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WHAT WORKS IN EDUCATION The George Lucas Educational Foundation

Should we assign homework?

Should we assign homework?

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Hi all, I'd like to start a discussion here on the benefits or drawbacks to assigning regular homework to students. I've had a lot of discussion with educators in the past year or so about homework, and met with mixed reviews of homework. Most educators I talk to support it, but much of the reading I've done seems either ambivalent about the practice or even quite negative. I could start off with an opinion piece, but I'd rather that each person who has a position posts it here, and then I'll post my opinion later. David

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Leonard Klein's picture
Leonard Klein
high school chemistry and technology teacher

As I was told that sports and homework do not go together as comparable, I suggested that folks who play sports practice a lot every day and thus maybe homework was worth while and was told that was not a valid comparison, I think there is more to test scores than homework and class work. Also if one wishes to learn something one must practice and that use to be what homework was, practice. If the students were doing their job maybe they would not need the practice. It is not all about the teacher the students have a part in this as well.

Also I am speaking from the stand point of a high school teacher. If the class moves at a speed above glacial then homework is needed most nights. If students would concentrate, focus on the work at hand, usually it would not take large amounts of time. If the student chooses to text, listen to music and try to multitask while doing homework, maybe it will take longer.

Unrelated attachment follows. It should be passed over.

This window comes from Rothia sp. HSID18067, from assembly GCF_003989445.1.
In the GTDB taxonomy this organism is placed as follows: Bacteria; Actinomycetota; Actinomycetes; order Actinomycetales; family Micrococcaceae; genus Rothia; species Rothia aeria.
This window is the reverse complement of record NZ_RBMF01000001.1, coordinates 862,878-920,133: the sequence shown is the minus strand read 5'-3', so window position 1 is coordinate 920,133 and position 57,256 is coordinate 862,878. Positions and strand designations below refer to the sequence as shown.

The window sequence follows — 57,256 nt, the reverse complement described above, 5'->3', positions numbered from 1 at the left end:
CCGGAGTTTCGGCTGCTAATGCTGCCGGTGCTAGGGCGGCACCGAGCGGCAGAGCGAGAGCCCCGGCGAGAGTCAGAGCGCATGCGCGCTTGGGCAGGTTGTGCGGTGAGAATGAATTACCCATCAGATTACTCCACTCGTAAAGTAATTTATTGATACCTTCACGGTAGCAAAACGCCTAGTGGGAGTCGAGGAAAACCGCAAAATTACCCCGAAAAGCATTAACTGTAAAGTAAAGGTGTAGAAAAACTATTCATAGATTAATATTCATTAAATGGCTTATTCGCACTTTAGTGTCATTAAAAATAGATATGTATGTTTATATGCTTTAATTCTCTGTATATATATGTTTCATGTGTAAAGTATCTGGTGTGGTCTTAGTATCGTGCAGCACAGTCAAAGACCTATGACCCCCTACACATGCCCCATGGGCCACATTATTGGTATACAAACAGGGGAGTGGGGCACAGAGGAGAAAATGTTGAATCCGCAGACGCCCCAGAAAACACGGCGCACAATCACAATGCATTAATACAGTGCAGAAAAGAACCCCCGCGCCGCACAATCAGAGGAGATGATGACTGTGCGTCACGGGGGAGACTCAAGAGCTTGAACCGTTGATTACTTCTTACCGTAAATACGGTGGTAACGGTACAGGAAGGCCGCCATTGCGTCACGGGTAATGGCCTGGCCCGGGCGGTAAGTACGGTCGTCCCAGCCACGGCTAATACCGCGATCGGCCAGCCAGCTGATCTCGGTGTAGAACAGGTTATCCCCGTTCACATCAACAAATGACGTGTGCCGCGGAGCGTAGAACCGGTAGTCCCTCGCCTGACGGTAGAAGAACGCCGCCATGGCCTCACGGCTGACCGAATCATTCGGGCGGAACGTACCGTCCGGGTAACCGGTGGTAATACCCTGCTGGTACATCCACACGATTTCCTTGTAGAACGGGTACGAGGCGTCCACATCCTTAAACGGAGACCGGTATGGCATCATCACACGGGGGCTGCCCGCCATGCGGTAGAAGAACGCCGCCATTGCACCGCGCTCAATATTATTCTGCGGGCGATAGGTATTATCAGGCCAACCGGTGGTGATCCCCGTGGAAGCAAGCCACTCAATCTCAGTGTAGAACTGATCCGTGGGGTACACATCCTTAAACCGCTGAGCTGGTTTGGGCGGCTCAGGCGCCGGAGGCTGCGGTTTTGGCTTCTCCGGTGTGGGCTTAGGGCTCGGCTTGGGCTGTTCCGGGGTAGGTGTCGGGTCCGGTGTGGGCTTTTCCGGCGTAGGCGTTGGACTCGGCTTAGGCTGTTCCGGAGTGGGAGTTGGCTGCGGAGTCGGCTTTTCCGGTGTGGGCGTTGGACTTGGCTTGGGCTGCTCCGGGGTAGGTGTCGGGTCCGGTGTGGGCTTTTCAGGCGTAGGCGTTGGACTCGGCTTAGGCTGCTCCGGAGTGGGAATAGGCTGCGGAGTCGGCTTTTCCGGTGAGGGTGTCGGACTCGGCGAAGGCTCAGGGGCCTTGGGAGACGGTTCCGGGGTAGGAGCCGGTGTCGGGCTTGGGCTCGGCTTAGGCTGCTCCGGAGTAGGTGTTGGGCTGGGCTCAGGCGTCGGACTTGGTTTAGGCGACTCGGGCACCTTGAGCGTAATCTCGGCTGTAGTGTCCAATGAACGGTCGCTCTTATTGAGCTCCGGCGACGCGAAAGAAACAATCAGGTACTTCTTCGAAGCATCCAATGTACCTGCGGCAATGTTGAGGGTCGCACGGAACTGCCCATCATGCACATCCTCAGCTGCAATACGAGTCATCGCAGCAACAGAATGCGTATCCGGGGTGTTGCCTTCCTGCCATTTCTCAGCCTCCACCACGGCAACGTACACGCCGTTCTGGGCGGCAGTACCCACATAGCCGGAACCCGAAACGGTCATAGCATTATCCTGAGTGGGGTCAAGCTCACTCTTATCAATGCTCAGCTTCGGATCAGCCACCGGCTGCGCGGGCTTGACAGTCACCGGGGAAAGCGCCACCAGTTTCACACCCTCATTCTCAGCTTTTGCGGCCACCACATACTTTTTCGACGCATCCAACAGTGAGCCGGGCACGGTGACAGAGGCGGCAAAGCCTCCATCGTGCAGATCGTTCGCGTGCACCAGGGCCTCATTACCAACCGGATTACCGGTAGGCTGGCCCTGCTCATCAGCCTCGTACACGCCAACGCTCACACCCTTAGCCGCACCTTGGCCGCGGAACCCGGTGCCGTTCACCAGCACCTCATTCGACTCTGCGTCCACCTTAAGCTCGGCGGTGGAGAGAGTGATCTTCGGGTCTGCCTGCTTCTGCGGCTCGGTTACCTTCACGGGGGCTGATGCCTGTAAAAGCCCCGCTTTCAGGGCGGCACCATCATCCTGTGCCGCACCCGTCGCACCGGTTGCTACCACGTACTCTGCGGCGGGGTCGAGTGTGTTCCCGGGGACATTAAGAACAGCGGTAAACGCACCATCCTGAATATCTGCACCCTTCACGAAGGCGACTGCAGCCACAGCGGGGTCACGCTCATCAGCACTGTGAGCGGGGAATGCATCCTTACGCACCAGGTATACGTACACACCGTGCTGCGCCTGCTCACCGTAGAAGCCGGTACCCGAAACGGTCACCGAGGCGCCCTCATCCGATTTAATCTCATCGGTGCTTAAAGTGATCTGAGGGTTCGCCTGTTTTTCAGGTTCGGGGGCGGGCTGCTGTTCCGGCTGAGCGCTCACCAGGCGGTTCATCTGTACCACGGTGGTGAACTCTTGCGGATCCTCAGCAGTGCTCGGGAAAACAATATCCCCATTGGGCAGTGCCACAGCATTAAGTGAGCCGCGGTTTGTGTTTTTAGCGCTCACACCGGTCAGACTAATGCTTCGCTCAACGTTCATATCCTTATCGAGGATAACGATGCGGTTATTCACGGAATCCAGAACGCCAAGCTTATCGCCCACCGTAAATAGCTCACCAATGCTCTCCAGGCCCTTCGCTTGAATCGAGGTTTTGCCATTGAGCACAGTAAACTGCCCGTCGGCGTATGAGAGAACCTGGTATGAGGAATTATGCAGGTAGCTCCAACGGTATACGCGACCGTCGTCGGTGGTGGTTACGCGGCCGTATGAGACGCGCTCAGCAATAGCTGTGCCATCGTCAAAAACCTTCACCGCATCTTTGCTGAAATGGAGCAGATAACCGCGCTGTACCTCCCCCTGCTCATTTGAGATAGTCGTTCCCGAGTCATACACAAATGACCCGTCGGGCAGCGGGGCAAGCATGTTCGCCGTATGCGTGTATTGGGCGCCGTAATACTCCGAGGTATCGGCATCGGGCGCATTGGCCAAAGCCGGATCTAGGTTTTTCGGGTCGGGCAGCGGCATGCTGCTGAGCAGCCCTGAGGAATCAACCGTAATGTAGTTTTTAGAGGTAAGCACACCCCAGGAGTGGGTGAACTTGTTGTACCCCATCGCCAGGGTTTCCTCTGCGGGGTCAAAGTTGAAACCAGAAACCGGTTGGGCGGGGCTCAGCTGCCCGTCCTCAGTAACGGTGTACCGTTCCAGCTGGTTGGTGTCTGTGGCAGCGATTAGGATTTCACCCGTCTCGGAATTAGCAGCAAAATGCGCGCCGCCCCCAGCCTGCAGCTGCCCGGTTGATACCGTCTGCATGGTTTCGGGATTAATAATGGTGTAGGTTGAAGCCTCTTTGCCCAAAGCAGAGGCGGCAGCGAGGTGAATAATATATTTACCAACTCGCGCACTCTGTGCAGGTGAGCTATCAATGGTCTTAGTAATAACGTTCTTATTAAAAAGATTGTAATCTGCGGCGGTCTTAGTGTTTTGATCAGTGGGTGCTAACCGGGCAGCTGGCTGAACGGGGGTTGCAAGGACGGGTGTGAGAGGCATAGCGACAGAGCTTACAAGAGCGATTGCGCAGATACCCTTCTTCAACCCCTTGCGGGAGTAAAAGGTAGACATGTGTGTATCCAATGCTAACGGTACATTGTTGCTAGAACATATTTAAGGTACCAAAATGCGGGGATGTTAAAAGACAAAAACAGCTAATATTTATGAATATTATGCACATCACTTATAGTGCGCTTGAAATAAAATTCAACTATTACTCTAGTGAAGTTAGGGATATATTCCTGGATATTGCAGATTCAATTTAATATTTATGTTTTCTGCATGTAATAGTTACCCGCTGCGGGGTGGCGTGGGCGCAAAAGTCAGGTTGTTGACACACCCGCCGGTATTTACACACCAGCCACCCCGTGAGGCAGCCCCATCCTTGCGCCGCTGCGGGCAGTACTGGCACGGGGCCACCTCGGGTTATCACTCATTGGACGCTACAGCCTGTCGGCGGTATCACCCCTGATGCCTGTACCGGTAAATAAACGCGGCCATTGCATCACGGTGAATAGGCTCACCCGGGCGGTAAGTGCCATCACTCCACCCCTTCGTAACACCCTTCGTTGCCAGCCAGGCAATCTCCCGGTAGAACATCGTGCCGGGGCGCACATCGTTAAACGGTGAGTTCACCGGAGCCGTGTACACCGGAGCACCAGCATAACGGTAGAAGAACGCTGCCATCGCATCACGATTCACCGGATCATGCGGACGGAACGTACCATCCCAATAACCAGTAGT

Corah's picture

I'm an elementary school teacher (4th grade). I give math homework almost every night, not a lot usually 8-16 problems on the subject matter that we learned that day. The next school day we go over their homework in class and answer any questions that they might have had. Since I am an elementary teacher I know exactly what homework my kids have and can gauge how much time it should take. I can see where this might be a little more hairy in middle and high school.

Whitney Hoffman's picture
Whitney Hoffman
Producer LD Podcast, Digital Media Consultant, Author

I think we would do a lot better if we thought about the classroom as "group time" when tasks should be geared towards what the group can learn best from each other, rather than working like veals in cubicles at the desks only. Group projects, discussions, sharing thoughts, interactive lessons- good group things. Reading the textbook?- good at home, alone learning time. Khan academy videos could "teach" methods at home, while teachers help students work through problems together in class.